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Education

How to Control Contrast using the Print Developer rather than changing it through changing the filtration or paper grade.

CONTRAST CONTROLS – There are other methods that can be applied to increase or

decrease the actual contrast of the paper beyond the contrast selected for the paper being used,

either graded or by the use of a filter for multi grade. Most of these take place in the developer. for

example increasing the amount of specific chemicals in the developer solution can have an effect

on the overall contrast of the print. But the most effective way of controlling the contrast of a print is

through your method of agitation in the developer.

AGITATION – Let?s first begin by saying that you should have a standard method ofagitation for your prints. Just as you have a standard method for your film. This means a specific set

development time you use ( be it 2 or 3 mins) and a set way in which you move the print in the

solution. If you ask most people how they agitate their prints they usually respond with “..ah…I rock

the tray…”. Well how many times do you rock the tray in 1 minutes time? Do you lift the print out of

the developer during your 2-3 mins? If so, when and how often? If you know, and if you use the

exact same method each time you make a test strip and print, then your agitation can become a

control. One example of a standard method would be to use a 3 minute developing time and flip

the print twice every 30 seconds in and out of the solution, while gently rocking the tray 4 or 5 times

in between these flips. By having a set standard method of agitation, every print you run during a

session is given to the exact same amount of developer activity.

You need to agitate to insure that you are replacing the used developer that is in contact

with the surface of the print with fresh developer. The only developer in the tray that is at work on

the print is the developer that is in contact with the print. And in the most heavily exposed areas of

the print ( the shadow areas), this developer wears out rather quickly. The rest of the solution in the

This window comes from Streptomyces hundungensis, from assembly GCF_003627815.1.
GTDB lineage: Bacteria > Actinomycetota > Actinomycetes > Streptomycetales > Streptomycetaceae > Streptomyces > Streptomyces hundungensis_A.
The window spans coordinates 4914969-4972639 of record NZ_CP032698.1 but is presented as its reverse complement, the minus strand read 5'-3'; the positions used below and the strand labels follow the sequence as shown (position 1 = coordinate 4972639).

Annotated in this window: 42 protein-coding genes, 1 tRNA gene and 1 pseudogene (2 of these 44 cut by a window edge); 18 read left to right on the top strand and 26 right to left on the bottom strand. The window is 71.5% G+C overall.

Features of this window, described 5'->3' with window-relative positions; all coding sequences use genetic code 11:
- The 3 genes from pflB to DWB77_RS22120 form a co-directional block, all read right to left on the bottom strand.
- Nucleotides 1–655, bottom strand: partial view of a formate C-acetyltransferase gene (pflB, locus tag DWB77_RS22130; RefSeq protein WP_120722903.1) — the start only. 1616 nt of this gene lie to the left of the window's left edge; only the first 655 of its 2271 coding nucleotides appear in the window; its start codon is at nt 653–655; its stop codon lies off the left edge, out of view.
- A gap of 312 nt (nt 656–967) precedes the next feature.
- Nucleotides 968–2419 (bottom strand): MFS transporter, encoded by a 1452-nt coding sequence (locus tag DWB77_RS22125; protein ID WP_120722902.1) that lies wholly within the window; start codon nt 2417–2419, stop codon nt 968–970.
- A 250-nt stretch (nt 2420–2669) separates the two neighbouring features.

tray is just waiting to be used.

The only developer that is at work is the developer that is in

direct contact with the emulsion. If you gently rock the tray, then you are slowly mixing fresh

developer with worn-out developer. If you aggressively rock the tray, then there is a good chance

that you will gradually get a complete change of developer across the print. If you remove the print

completely from the solution and then resubmerge the print, you insure a complete and quick

change of solution. All of these methods have their advantages and combining them can give you

a wide variation incontrast control over the same print.

First, think about what is happening when you place the print into the developer tray. What

do you notice? What you will see is that the areas that have received the most exposure

(shadows or blacks) are the first to appear. If you were to not agitate at all, you would then see that

the mid-range is the next to appear, but proportionally, as the time increased, you would notice

that the development in the shadow areas would slow down and then stop. This is because the

developer in contact with these areas has ceased working. It?s worn out. If at this point you were to

rock the tray or flip the print in and out of the solution, you would see an immediate increase in

density in these darker areas, as well as an increase in the mid range densities.

The more vigorous the agitation during development, the greater the contrast. The less the

agitation, the lower the contrast. Two prints made from the same negative, at the same exposure

and contrast could have the look of twodifferent contrasts.

Try this – make two prints at the same exposure and contrast. Take one, and during development,

continuously flip it in and out of the developer for the full development time. Take the other and once in

the tray, do not agitate at all for the complete development time. The results will be that the first print will

have stronger blacks than the second. But the second will have much more open shadow areas than the

first.

How to put this information to use: To really use this information it is most important that

you have a standard method of agitation. Then you can makesubtle changes in the contrast of the

paper you are using during development.

Example

– you have made a print at a 2 grade using your standard agitation method, but the blacks feel a bit weak.

You try a print on a 2 1/ 2 grade, but now the blacks are too strong and the shadow detail has closed up. You

now have two options; remake the print on the 2 grade and increase the agitation or remake it on the 2 1/ 2

grade using less agitation. Both will seemingly move the print to a grade in between grades 2 and 2 1/ 2. The

difference being that the 2 grade will have greater value separation in the midrange than the 2 1/ 2 grade.

 

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